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NCJ Number: NCJ 172841     Find in a Library
Title: Fraud Control in the Health Care Industry: Assessing the State of the Art, Research in Brief
Series: NIJ Research in Brief
Author(s): M K Sparrow
Corporate Author: Harvard University
John F Kennedy School of Government
Program in Criminal Justice Policy Management
United States of America
Date Published: 1998
Page Count: 11
Sponsoring Agency: National Institute of Justice
US Department of Justice
Office of Justice Programs
United States of America
Grant Number: 94-IJ-CX-K004
Sale Source: National Institute of Justice/NCJRS
Box 6000
Rockville, MD 20849
United States of America

NCJRS Photocopy Services
Box 6000
Rockville, MD 20849-6000
United States of America
Document: Text PDF 
Language: English
Country: United States of America
Annotation: Fraud control methods in the health care industry were examined with respect to the assumptions, policies, and mechanisms involved in controlling criminal fraud; their strengths and weaknesses; and methods for increasing their effectiveness.
Abstract: The research collected information from literature searches, interactions with public and private organizations during 1992-96, and interviews conducted at 8 sites reputed to be among the best in the industry in terms of fraud control. The analysis noted that the incidence of health care fraud remains at alarmingly high levels despite unprecedented attention in recent years from policymakers and law enforcement. Major scams appear to be artfully designed to circumvent routine controls and may remain invisible for long periods. Discovery seems often to result more from luck than from judgment. One problem is that officials responsible for payment safeguards generally receive no formal training in fraud control. In addition, the social acceptability of government and insurance companies as targets for fraud and the degree of trust that society places in health care providers make fraud control particularly difficult in the health care industry. Moreover, most public and private insurers have failed to measure their fraud problem systematically; therefore, they massively underinvest in fraud control. Existing fraud control arrangements appear very useful in correcting honest billing errors and in detecting unorthodox medical practice, but are ineffective in detecting criminal fraud. The advent of highly automated claims processing mechanisms presents new dangers for fraud control. Finally, under capitated managed care programs, the main forms of fraud involve the diversion of capitation payments away from front-line service delivery; the result is patterns of underutilization that may be more dangerous to human health than traditional fee-for-service fraud schemes. Reference notes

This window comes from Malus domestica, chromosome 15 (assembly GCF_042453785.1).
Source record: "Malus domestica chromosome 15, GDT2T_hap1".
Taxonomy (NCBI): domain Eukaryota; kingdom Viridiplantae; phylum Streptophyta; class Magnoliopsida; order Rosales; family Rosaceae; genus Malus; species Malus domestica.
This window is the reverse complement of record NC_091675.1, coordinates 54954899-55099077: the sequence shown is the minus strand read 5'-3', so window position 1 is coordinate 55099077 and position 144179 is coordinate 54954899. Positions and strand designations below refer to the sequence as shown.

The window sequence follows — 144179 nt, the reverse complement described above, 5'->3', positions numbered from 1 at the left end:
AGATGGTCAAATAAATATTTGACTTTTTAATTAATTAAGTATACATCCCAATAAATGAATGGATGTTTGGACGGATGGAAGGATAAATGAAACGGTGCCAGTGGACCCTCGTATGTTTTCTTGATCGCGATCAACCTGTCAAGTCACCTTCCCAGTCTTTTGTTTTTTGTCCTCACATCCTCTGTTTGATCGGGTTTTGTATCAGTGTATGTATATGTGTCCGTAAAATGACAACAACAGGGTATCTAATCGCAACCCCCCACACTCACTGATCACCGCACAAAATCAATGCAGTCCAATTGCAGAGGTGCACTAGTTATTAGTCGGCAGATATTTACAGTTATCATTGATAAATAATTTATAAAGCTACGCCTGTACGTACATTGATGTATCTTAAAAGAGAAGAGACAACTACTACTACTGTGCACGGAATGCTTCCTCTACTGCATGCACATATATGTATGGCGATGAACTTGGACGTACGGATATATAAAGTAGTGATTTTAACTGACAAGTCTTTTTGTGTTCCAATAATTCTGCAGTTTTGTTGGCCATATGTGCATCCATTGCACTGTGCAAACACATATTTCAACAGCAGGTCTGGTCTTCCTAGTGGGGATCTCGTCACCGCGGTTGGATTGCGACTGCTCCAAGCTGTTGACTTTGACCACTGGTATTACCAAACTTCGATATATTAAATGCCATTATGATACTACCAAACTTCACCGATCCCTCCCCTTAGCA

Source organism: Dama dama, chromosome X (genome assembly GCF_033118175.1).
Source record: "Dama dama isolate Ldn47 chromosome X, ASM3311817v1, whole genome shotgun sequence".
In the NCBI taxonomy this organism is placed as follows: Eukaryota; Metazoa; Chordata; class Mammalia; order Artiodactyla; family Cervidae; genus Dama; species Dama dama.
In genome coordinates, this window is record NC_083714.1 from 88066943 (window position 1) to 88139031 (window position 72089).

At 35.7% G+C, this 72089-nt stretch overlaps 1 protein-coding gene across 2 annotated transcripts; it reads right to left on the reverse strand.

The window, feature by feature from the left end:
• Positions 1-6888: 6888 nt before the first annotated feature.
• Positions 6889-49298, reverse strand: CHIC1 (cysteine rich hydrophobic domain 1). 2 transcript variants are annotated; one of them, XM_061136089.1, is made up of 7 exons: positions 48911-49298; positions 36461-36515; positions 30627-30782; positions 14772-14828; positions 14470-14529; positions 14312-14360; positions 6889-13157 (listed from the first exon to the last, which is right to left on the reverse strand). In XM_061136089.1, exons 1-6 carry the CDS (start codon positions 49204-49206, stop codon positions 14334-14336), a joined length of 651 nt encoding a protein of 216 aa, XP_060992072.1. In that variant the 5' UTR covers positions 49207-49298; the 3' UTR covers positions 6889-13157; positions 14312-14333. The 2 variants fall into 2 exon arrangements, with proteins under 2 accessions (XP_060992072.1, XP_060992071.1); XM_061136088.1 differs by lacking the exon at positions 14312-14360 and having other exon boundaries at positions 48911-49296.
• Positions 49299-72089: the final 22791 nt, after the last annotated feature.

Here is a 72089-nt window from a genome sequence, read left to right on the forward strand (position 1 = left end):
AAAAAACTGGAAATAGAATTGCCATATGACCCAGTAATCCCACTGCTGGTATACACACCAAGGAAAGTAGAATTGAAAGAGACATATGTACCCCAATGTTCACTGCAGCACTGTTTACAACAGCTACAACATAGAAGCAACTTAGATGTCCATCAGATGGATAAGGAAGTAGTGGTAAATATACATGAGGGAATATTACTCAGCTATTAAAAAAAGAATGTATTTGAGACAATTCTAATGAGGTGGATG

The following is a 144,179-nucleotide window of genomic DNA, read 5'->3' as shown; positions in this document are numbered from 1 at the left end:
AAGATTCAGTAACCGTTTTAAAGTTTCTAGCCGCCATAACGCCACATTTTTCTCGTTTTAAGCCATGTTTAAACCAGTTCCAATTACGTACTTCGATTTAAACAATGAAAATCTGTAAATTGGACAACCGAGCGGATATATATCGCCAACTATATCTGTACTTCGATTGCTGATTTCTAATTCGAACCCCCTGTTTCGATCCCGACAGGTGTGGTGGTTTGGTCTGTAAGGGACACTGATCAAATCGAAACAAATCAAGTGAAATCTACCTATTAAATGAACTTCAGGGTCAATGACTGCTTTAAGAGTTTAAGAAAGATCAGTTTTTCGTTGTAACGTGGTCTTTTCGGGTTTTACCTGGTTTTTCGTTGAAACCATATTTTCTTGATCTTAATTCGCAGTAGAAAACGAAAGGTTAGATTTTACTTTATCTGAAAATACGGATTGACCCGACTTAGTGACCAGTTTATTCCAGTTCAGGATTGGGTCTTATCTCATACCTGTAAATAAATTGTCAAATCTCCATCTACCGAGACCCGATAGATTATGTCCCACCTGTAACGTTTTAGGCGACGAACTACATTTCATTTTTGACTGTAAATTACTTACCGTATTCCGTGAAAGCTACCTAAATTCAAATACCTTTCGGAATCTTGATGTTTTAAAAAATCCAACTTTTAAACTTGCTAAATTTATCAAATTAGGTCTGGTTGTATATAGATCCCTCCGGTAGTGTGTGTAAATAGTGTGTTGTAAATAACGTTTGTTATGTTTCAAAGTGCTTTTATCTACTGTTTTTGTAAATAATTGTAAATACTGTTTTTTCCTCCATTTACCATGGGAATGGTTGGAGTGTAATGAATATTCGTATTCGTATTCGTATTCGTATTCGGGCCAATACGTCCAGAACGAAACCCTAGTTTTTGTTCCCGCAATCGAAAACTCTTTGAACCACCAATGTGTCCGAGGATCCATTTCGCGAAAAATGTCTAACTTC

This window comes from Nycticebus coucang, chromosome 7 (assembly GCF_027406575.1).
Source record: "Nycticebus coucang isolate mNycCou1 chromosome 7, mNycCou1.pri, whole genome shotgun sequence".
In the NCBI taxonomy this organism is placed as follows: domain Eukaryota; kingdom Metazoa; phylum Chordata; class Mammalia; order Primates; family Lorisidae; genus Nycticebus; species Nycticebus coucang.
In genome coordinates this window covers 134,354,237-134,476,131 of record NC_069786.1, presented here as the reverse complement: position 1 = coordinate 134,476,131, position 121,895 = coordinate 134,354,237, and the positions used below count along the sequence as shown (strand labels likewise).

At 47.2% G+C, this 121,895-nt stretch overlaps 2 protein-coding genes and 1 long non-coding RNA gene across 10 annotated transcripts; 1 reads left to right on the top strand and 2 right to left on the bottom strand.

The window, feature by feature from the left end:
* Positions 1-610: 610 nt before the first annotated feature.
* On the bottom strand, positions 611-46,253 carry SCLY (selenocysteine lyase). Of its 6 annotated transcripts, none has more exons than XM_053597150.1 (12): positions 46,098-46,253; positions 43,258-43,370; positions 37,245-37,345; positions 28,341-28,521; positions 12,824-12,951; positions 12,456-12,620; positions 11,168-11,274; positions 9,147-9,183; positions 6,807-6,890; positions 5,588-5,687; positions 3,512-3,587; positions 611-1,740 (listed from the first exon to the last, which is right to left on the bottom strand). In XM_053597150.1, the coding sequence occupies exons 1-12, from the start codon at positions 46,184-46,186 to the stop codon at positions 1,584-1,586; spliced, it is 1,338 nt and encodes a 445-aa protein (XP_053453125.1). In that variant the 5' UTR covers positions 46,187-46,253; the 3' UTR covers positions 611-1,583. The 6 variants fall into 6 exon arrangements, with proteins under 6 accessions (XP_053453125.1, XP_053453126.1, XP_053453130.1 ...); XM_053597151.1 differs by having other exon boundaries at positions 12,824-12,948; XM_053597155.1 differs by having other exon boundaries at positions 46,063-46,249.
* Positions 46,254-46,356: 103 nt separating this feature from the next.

Main Term(s): Crime prevention planning
Index Term(s): Crime detection ; Medical and dental services ; Crime specific countermeasures ; Insurance fraud ; Fraudulent concealment ; Fraud investigations
   
  To cite this abstract, use the following link:
https://www.ncjrs.gov/App/Publications/abstract.aspx?ID=172841

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